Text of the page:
Summers are warm but soft, not as hot as in Greece or Turkey. We have had two days in which the temperature reached 30ºC, but in general it stays within 23-28 now in June. It is nice to be able to go outside for a walk or a picnic in the park on a Sunday afternoon. You can’t do that in Spain (it’s simply too hot).
The weather changes quite fast, though. It can be rainy on Friday, absolutely sunny on Saturday, and cloudy on Sunday. It can also vary wildly in just a few hours.
Places To Work
Sofia has plenty of co-working spaces. Here, however, there is not much of a “co-working” scene or “co-working culture”. Perhaps due to the fact that it is not a touristy place and not many digital nomads visit the city.
Whatever the reason, co-workings here work differently. You can’t just look for them on Google and go there, expecting to find an open place with people working and a big sign at the door announcing the space. Most of them are hidden or ask you to schedule a visit with the staff to show you the place.
Wi-Fi in Sofia works well. Not the fastest we’ve seen, but very good. Enough to work comfortably even if you do a lot of web design or need a high-speed connection.
Hospitals And Clinics
Most locals affirm healthcare in Sofia has room for improvement, but my experience has been fairly positive. Sofia has plenty of hospitals, both private and public, and many private clinics, so chances are you will have one near your apartment.
In my case, I had pain in my ear and decided to visit a doctor. I was reluctant because it was April, and the coronavirus pandemic was at its peak. I did not want to go to a hospital and being exposed to the virus, but I had gone through an ear infection in the past and did not want to take any risks.
I opted for a private clinic. The doctor spoke very basic English, but I managed to explain my symptoms, and luckily for me it was not an infection, but a clog of wax blocking my ear. Ten minutes later, after a high-pressure water cleaning treatment, I left the clinic happily relieved. The price? 50 Lev (25€), which is super cheap.
Cost Of Living
And that takes me to the cost of living. Life in Bulgaria in general, and Sofia in particular, is really affordable. Sofia does not have the Euro yet. They have the Lev. Two Leva is one euro, which makes calculating prices quite easy. Indeed, after living in Sofia for some time, you realize things cost here half the price they would cost in other parts of Europe.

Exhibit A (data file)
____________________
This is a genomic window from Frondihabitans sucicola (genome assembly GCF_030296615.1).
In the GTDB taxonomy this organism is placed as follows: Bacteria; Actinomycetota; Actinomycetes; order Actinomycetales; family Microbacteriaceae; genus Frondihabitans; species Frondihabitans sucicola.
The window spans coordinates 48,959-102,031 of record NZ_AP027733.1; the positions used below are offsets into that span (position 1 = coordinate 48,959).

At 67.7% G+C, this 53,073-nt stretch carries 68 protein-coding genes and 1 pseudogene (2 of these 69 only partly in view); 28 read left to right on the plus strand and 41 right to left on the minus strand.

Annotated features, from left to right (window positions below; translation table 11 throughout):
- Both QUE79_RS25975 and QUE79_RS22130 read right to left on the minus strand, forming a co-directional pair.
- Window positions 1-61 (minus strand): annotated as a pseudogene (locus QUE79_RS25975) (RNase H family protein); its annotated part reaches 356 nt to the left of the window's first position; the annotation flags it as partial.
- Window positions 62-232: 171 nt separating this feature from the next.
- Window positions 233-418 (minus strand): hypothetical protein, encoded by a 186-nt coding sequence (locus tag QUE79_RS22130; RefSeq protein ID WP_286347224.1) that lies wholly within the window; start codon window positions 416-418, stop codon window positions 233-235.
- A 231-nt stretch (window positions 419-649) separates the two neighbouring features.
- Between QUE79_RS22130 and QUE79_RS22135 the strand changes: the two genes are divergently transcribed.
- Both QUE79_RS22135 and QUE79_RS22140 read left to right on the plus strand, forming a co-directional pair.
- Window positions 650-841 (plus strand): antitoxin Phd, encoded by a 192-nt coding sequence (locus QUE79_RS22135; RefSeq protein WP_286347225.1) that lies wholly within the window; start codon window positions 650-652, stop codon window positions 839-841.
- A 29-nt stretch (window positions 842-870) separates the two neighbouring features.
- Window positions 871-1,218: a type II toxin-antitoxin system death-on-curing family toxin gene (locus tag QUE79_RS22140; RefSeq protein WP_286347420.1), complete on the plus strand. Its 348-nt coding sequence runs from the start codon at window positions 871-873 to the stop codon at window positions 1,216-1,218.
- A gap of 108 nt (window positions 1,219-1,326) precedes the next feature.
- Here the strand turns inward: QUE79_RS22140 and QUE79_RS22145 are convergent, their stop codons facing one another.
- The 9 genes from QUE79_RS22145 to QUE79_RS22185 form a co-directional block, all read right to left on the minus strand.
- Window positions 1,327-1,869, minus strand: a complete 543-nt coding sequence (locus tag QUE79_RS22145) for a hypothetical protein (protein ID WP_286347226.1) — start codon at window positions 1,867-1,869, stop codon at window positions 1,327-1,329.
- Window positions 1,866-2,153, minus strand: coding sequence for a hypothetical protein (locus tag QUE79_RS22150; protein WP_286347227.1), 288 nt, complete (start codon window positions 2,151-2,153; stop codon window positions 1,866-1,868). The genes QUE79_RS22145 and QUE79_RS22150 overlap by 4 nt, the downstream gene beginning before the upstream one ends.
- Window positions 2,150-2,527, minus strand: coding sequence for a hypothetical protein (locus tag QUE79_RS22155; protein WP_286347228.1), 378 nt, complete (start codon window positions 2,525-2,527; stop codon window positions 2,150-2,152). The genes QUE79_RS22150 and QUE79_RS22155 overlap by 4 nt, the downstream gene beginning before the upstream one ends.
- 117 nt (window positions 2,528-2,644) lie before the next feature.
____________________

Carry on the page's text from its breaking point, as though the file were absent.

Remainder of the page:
You can enjoy a delicious meal with drink for 6-12 Lev (3-6€). A glass of Ayran is 2,40 Lev (1,20€), and a latte is 2,5-3 Lev (1,25 to 1,5€).
Restaurants are so cheap that it may be more expensive doing the groceries than eating outside, which is crazy. There are plenty of Lidl supermarkets in Sofia, which are quite cheap, but also a chain called “Billa” which is much more expensive. I recommend you to stay away from them and go to Lidl instead.
Overall, Sofia offers a high quality of life together with a low cost of living. I can’t think of another place in Europe when you can find this nice spot, not even in Riga.
People in Sofia are friendly, honest and humble people. They are always willing to help and our experience has been super positive. With the warm weather, there are plenty of people hanging out in terraces and parks. Bulgarians like to go out and enjoy the good weather much like mediterranean people do, which makes us feel at home. They like partying a lot too.
That said, the Bulgarian society is very traditional, and there is a clear, sexist distinction between men and women. As an example, today at the pulse gym, I was wearing a sleeveless t-shirt. When I had almost finished, a girl from the gym staff, wearing a sleeveless t-shirt, told me that I could not wear a sleeveless t-shirt. At first, I was confused because she was wearing one. I thought I had misunderstood her.
Coming from Spain, which is a very liberal, equalitarian society, it took me some time to realize what was happening, so I asked, “wait, wait, you are telling me that I cannot wear a sleeveless t-shirt at the gym because I am a man, and you can wear it because you are a woman?”. She said yes, so I said “but this is sexist“. She shrugged: “I don’t make the rules”.
So apparently no, women don’t make the rules in Bulgaria. Still, different societies abide by different rules, and you have to respect them, reject your social biases, and try to embrace these cultural differences when you are living in a different country.
Most people speak perfect english here, especially the younger generations. Just remember that Bulgarian uses the Cyrillic alphabet, and that means most things you will find in the city, from traffic signs to the menu at the restaurant, will be in Cyrillic.
While people here are usually kind to foreigners, we have witnessed some scenes of racism. Not against “white” Europeans, but certainly against people of color. That is not a general rule, though. Most Bulgarians we have (especially young people) met are really open-minded.